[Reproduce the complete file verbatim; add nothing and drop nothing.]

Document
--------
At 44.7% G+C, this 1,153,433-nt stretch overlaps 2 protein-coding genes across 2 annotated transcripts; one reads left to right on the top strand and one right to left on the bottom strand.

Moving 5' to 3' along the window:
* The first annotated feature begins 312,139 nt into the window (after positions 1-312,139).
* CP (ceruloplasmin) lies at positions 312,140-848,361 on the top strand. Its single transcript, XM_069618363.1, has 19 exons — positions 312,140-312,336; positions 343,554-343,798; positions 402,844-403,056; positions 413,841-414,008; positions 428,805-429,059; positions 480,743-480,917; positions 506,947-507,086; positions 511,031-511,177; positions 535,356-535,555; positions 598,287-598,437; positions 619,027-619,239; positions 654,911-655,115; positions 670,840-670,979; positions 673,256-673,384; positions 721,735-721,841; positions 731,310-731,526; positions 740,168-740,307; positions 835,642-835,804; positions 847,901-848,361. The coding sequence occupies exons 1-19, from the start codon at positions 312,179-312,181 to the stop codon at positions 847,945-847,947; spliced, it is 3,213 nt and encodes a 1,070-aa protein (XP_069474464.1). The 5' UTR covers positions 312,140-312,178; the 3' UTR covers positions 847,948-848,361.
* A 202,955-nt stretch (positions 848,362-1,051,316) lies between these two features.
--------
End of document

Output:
At 44.7% G+C, this 1,153,433-nt stretch overlaps 2 protein-coding genes across 2 annotated transcripts; one reads left to right on the top strand and one right to left on the bottom strand.

Moving 5' to 3' along the window:
* The first annotated feature begins 312,139 nt into the window (after positions 1-312,139).
* CP (ceruloplasmin) lies at positions 312,140-848,361 on the top strand. Its single transcript, XM_069618363.1, has 19 exons — positions 312,140-312,336; positions 343,554-343,798; positions 402,844-403,056; positions 413,841-414,008; positions 428,805-429,059; positions 480,743-480,917; positions 506,947-507,086; positions 511,031-511,177; positions 535,356-535,555; positions 598,287-598,437; positions 619,027-619,239; positions 654,911-655,115; positions 670,840-670,979; positions 673,256-673,384; positions 721,735-721,841; positions 731,310-731,526; positions 740,168-740,307; positions 835,642-835,804; positions 847,901-848,361. The coding sequence occupies exons 1-19, from the start codon at positions 312,179-312,181 to the stop codon at positions 847,945-847,947; spliced, it is 3,213 nt and encodes a 1,070-aa protein (XP_069474464.1). The 5' UTR covers positions 312,140-312,178; the 3' UTR covers positions 847,948-848,361.
* A 202,955-nt stretch (positions 848,362-1,051,316) lies between these two features.